Valeri Polyakov, pictured at Mir’s windows during the STS-63 shuttle rendezvous mission in February 1995, is the incumbent record-holder for the longest single spaceflight. Photo Credit: NASA, via Joachim Becker/SpaceFacts.de
Twenty years ago, next week, in February 1995, the crew of Shuttle Discovery roared into the night on a mission which featured the first rendezvous with Russia’s Mir space station. During their eight days in space, the six-member STS-63 drew as close as 33 feet (10 meters) from the outpost which would shortly host several long-duration U.S. residents and support no fewer than nine shuttle dockings between June 1995 and June 1998. Yet the mission encompassed far more than that: scientific research within a pressurized laboratory in the orbiter’s payload bay, deployment and retrieval of a free-flying satellite, a lengthy EVA featuring the first African-American and British-born spacewalkers … and the first female pilot of the shuttle era.
Continue reading ‘Not By a Single Centimeter': 20 Years Since STS-63 (Part 1)
The ULA Delta-II tasked with launching NASA’s SMAP Earth Science satellite / mission. Photo Credit: Mike Killian / AmericaSpace
Mother Nature and a relatively minor technical issue forced ULA to keep their Delta-II rocket, and NASA’s SMAP satellite, grounded at Vandenberg Air Force Base in southern California the last few days, but as of this evening it’s all systems GO for launch attempt number two early Saturday morning. Strong upper level winds forced a scrub on Jan. 29, followed by the discovery of minor debonds to the booster insulation during routine inspections after the scrub, which forced ULA to stand down an additional day for repairs.
Continue reading PHOTOS: Delta-II Ready for SMAP Launch Attempt #2 From California Saturday Morning
An honor guard pays tribute to lost U.S. astronauts, flanked by NASA’s Suzy Cunningham, at the Space Mirror Memorial on the morning of Wednesday, Jan. 28. Photo Credit: Talia Landman/AmericaSpace
This week in spaceflight history is a somber and difficult one, as the anniversaries of three major U.S. spaceflight tragedies occur within days of one another. This week, NASA paid its respects to its explorers who perished in the conquest of space with ceremonies taking place on Wednesday, Jan. 28, the 29th anniversary of the space shuttle Challenger disaster. Another ceremony paying tribute to these heroes was held Thursday, Jan. 29, at Marshall Space Flight Center in Huntsville, Ala.
Continue reading NASA Observes Annual Remembrance Day, Pays Tribute to Lost US Crews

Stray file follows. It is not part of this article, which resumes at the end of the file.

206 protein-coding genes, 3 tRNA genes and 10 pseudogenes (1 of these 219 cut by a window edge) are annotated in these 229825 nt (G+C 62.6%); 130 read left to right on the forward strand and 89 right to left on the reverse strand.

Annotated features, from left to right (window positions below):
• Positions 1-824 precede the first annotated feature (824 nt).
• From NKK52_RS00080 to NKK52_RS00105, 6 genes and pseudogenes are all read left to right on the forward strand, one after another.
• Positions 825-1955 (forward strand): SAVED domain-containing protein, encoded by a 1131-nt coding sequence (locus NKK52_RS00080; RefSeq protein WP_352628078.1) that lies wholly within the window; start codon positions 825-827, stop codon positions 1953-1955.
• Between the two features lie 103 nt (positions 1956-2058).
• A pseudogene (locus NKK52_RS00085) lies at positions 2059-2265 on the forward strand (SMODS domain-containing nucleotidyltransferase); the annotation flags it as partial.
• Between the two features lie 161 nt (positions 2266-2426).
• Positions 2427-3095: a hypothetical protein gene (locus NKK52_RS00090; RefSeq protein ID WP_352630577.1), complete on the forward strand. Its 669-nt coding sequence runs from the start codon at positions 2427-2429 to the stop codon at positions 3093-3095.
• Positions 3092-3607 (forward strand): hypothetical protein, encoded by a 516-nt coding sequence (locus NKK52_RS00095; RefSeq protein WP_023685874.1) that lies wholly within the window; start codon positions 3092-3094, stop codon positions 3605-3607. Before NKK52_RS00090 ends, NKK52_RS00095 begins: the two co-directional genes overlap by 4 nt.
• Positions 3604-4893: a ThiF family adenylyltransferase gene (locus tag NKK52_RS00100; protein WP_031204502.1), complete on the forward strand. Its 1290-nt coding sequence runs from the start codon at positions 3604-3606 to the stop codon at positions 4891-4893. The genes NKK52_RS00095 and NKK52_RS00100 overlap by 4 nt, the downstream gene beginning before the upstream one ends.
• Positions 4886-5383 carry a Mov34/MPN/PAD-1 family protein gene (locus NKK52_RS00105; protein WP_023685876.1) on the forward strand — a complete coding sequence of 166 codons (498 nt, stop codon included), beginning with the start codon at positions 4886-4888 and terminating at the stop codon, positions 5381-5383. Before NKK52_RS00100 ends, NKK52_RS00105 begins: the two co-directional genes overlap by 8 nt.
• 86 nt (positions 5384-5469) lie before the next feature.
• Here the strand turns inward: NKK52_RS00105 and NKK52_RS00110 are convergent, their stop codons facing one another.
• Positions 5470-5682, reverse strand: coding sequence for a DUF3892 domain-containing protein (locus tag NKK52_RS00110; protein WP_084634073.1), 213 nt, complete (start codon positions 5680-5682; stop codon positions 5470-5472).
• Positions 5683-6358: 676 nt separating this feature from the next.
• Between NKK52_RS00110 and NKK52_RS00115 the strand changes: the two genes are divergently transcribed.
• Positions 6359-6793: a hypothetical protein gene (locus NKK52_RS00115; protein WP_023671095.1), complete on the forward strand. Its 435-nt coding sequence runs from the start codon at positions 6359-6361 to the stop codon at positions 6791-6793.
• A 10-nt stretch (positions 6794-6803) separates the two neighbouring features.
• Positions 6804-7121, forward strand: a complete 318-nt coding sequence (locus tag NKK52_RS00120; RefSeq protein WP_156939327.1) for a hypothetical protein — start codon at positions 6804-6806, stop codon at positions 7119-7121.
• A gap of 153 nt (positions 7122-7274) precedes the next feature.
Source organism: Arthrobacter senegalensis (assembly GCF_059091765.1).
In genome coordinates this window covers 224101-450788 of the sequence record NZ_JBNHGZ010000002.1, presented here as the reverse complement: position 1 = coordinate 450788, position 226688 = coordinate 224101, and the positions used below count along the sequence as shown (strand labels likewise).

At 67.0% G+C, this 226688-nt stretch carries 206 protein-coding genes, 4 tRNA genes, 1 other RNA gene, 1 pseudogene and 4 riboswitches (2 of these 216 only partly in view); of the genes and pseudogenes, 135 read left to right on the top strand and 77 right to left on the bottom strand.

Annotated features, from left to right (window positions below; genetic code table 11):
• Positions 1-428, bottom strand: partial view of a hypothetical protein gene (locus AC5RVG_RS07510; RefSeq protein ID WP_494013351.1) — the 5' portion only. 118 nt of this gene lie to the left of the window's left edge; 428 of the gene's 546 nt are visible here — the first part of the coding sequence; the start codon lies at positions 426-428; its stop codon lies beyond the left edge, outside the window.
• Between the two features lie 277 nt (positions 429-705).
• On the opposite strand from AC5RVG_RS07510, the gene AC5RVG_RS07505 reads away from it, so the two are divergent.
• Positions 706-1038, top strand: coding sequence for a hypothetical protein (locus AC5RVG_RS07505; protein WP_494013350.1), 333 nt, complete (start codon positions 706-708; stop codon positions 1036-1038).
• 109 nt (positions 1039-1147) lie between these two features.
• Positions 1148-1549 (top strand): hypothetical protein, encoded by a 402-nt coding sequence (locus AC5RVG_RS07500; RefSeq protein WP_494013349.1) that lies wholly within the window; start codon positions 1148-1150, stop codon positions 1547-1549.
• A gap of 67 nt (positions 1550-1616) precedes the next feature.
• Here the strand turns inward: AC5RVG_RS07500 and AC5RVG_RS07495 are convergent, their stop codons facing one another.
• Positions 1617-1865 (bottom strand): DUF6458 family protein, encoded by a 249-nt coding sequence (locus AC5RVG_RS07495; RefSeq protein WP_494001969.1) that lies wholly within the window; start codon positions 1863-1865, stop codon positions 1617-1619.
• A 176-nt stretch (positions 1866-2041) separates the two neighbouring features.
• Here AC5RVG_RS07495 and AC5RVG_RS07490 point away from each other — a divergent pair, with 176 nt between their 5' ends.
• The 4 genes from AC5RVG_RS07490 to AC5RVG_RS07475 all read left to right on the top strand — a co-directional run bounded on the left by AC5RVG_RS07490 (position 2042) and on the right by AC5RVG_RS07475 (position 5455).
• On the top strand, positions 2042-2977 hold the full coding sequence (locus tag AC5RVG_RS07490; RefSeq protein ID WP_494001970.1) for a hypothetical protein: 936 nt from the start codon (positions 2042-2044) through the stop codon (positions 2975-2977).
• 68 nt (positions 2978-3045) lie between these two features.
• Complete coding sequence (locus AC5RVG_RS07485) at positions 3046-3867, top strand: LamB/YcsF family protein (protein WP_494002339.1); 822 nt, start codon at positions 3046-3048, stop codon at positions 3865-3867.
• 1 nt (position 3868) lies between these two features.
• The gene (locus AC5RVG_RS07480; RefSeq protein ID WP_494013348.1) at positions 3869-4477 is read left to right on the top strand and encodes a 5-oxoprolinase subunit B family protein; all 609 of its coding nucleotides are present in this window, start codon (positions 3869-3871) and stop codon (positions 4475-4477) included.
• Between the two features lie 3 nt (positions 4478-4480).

An artist’s concept of ESA’s Venus Express spacecraft, while diving into the atmosphere of Venus during its aerobraking manoeuvres in 2014. Having already depleted its onboard fuel reserves, the spacecraft finally went silent earlier this month, indicating that it had probably taken its last, fateful plunge into Venus’ infernal atmosphere. Image Credit: Image Credit: ESA–C. Carreau
After more than eight years of extensive study of our nearest planetary neighbor, the mission of the European Space Agency’s Venus Express spacecraft was declared officially over in December 2014, following the depletion of its onboard fuel which allowed it to maintain the orbital altitude needed for scientific observations and dooming it to an eventual fiery demise into Venus’ infernal atmosphere. Now the spacecraft seems to have finally met its fate, as indicated by the last carrier signal that it managed to transmit to Earth earlier this month before going radio silent, while writing the last chapter for its highly successful mission of exploration and discovery around the second planet from the Sun.
Continue reading Venus Express Spacecraft Goes Out With a Shout, Ends Triumphant Mission Around Earth’s ‘Twisted Sister’
Artist’s conception of the ring system circling the young giant planet (or brown dwarf) J1407b. Image Credit: Ron Miller
Astronomers today announced yet another mind-boggling finding: a ring system which orbits a distant giant planet has been found to be much larger and more massive than Saturn’s ring system, the best known example in our own Solar System. There may also be exomoons hiding within it. The findings come from astronomers at the University of Rochester in the U.S. and Leiden Observatory in The Netherlands.
Continue reading Massive Alien Ring System Is Much Larger Than Saturn’s—And May Contain Exomoons
Fight for Space is a documentary film that explores the history of the U.S. Space Program, the NASA budget, and the future. (Photo credit: Fight for Space)
Last week, a United Launch Alliance (ULA) Atlas V rocket soared into the clear night sky above Cape Canaveral Air Force Station in Florida. The grumbling rocket carrying the U.S. Navy’s MUOS-3 satellite was watched by hundreds of thousands worldwide via social media and live stream, and while many watched in awe as the massive fireball made its way into the night, a generous amount of viewers probably did not know what the rocket was carrying or where the rocket launched from. Some viewers may have even called it a “NASA rocket” or even a “space shuttle,” which is actually a far, far cry from the truth.